and from the definition of Holder exponent, , the singularity function 39 is given by,

Then, generalized fractal dimension of the signal is measured by,

Now, D0, for q = 0, is the fractal or Hausdorff dimension, D1 is information dimension and D2 represents correlation dimension39. Multifractal signature in the time series can be observed in the system if there exists significant dependence of Hq on q in the time series due to different scaling nature of small and large fluctuations12. Positive dependence of Hq on q indicates the scaling behavior of the time series segments with large fluctuations, whereas negative dependence of Hq on q exhibits scaling behavior in the time series segments with small fluctuations. Further, in multifractal time series, small and large fluctuations are characterized by large and small values of .

Procedure for generating correlation function data

Correlation function of one dimensional genomic sequence of length can be calculated following Messer et al. procedure7 defined by,

where, is the probability of finding a base m at position k in the genomic sequence, and is the conditional probability to find the same base m at a distance r from k.

One parameter scaling law in correlation function

The calculated correlation function C(r) of HPR of different isolates of NGS data of M. tuberculosis, where significant variation of sequences take place (hotspots and genes), follow power law behavior with approximately parallel fitted lines on HPR of different isolates (Fig. 2). This power law fitting on the data is verified and confirmed by following the fitting procedure proposed by Clauset et al.62, where the value of p (statistical significant level) of each fitting is found to be larger than 0.1 which is the critical value of verifying that each data follow power law. We then follow one parameter scaling theory3,4,56 to scale the data given by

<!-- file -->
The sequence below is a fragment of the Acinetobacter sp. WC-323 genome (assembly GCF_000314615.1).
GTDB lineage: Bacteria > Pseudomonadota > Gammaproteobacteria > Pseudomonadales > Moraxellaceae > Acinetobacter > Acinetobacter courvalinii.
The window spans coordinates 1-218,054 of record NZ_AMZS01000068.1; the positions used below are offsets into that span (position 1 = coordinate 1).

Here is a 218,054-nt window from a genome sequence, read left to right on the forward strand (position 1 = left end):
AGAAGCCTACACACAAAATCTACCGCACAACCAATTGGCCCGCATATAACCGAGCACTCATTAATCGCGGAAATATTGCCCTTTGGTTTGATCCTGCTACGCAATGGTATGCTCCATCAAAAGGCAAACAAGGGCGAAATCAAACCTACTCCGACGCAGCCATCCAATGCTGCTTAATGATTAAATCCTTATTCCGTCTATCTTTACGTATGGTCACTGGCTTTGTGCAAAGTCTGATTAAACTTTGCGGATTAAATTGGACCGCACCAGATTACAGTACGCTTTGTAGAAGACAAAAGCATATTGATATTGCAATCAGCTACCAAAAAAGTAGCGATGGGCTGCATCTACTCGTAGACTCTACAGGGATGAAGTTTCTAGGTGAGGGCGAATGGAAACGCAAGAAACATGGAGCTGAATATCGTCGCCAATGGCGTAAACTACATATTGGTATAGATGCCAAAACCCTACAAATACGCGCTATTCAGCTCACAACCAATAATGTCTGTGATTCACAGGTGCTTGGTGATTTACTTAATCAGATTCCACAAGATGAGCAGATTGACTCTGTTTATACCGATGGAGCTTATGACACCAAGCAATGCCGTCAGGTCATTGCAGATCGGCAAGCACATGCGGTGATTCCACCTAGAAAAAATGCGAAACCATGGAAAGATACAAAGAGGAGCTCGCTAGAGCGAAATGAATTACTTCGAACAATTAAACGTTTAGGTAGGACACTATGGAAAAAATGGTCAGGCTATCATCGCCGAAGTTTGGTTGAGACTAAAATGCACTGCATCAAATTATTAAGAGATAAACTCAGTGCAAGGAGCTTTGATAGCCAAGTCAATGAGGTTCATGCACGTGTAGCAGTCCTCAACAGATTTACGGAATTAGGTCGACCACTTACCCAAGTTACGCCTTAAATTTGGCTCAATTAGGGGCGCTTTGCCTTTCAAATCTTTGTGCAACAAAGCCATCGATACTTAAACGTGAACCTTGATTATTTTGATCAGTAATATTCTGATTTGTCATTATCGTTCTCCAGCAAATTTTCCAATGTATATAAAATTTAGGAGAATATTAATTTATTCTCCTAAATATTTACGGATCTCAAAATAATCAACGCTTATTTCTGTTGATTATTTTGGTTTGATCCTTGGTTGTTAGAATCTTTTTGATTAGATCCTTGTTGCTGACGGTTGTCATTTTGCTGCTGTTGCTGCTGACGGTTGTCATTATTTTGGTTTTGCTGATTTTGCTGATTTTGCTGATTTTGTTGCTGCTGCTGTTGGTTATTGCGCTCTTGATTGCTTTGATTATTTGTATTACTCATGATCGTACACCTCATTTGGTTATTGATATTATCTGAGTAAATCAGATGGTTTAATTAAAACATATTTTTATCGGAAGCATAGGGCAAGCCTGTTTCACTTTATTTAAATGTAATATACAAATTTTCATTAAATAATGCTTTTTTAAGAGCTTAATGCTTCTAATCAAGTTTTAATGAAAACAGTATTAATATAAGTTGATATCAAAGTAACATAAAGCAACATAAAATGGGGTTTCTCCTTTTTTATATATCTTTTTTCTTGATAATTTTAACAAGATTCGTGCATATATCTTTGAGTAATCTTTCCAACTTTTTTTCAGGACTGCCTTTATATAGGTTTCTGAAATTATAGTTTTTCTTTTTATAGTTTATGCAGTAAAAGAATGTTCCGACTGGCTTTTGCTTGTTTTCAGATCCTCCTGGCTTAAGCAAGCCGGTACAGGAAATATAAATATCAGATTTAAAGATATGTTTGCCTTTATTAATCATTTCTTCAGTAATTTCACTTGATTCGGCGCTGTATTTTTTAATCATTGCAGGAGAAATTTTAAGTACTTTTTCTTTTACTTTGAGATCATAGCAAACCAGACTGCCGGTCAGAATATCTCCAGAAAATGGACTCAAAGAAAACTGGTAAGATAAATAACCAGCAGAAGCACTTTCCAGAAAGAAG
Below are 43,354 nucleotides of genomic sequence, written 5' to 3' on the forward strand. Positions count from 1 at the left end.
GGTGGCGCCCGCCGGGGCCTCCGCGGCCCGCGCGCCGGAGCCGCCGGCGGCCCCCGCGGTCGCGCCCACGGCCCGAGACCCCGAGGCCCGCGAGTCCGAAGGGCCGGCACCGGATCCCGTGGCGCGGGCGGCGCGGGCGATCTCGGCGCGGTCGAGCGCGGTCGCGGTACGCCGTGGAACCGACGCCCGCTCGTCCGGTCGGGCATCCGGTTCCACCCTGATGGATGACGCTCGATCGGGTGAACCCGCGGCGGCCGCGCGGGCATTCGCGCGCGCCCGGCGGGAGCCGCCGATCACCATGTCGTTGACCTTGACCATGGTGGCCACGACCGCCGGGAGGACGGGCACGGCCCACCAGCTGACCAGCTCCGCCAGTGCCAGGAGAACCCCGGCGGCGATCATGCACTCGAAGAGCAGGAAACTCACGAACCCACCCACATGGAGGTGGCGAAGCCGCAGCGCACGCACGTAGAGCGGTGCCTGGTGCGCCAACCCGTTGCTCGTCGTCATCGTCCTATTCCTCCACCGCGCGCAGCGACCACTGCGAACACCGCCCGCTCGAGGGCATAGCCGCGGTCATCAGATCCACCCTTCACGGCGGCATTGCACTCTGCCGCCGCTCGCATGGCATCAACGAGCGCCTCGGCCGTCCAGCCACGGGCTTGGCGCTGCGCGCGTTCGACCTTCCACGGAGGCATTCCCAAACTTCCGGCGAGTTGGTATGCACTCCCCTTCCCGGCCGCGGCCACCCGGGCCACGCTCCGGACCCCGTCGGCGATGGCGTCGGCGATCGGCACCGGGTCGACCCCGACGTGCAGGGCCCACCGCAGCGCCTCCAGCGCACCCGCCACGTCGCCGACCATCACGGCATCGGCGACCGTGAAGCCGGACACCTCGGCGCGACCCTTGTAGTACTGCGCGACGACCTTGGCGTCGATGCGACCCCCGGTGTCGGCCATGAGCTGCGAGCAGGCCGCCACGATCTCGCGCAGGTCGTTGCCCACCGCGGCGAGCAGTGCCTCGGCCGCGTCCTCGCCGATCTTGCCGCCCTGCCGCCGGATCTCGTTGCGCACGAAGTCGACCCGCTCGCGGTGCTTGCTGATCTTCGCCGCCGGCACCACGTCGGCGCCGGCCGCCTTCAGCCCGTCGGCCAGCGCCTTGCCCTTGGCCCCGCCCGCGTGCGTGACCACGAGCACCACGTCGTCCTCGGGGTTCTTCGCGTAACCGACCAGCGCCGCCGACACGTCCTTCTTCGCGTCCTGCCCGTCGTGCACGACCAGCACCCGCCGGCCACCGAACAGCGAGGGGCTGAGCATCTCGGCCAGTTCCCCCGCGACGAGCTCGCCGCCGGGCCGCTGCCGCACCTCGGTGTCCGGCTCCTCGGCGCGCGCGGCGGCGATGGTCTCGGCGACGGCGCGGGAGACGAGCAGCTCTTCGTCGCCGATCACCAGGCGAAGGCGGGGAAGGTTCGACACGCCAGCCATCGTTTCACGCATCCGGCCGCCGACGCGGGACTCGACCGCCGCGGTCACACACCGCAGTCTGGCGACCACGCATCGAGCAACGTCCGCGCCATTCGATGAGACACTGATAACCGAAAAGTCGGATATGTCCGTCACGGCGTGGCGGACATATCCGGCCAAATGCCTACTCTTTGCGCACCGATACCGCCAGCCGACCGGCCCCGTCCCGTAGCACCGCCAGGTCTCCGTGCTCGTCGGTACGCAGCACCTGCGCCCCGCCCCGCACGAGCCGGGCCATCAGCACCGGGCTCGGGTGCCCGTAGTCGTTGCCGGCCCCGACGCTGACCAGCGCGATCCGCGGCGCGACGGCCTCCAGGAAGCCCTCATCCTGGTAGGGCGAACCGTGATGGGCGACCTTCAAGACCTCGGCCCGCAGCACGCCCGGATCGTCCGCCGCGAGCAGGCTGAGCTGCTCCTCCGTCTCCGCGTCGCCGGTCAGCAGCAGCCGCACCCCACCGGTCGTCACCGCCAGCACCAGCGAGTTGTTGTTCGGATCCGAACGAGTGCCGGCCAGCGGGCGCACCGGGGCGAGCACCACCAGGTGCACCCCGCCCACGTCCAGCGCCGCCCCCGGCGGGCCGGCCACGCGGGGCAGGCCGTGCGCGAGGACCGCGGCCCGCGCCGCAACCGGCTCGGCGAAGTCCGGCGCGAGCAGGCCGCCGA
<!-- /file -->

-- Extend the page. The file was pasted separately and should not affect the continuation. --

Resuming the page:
where F is a scaling function. The form of the scaling function F and values of scaling exponent θ for DS, MDR and XDR isolates can be obtained by scaling the data of these isolates by fitting on the scaled data. Following this scaling procedure, and with the choice of ξ, we found that F → constant and obtained the following scaling law:

where for HPR and SNP based sequence of different isolates of DS, MDR and XDR respectively.

Datasets

NGS datasets were downloaded from European Nucleotide Archive(ENA), EMBL. In Supplementary file Accession numbers and isolate Names are mentioned. Some SNP sequences were downloaded from Genome-based Mycobacterium Tuberculosis Variation (GMTV) Database.

Additional Information

How to cite this article: Mandal, S. et al. Complex multifractal nature in Mycobacterium tuberculosis genome. Sci. Rep. 7, 46395; doi: 10.1038/srep46395 (2017).

Publisher's note: Springer Nature remains neutral with regard to jurisdictional claims in published maps and institutional affiliations.

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Acknowledgements

S.M. is financially supported by Council of Scientific and Industrial Research (CSIR) through JRF (Junior Research Fellowship), under award no. 09/263(1015)/2014-EMR-I. R.K.B.S. is financially supported by Department of Science and Technology (DST), New Delhi, India, under sanction no. SB/S2/HEP-034/2012. S.M. would like to thank Soibam Shyamchand Singh for his valuable discussion.

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S.M. and R.K.B.S. conceived the model. S.M. did the numerical experiment and prepared the figures of the numerical results. R.K.B.S. and S.M. analyzed and interpreted the simulation results, and wrote the manuscript. T.R.C. generated SNP data. S.M., T.R.C., K.C., A.B., and R.K.B.S. are involved in the study, reviewed and approved the manuscript.

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Correspondence to R. K. Brojen Singh.

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Mandal, S., Roychowdhury, T., Chirom, K. et al. Complex multifractal nature in Mycobacterium tuberculosis genome. Sci Rep 7, 46395 (2017). https://doi.org/10.1038/srep46395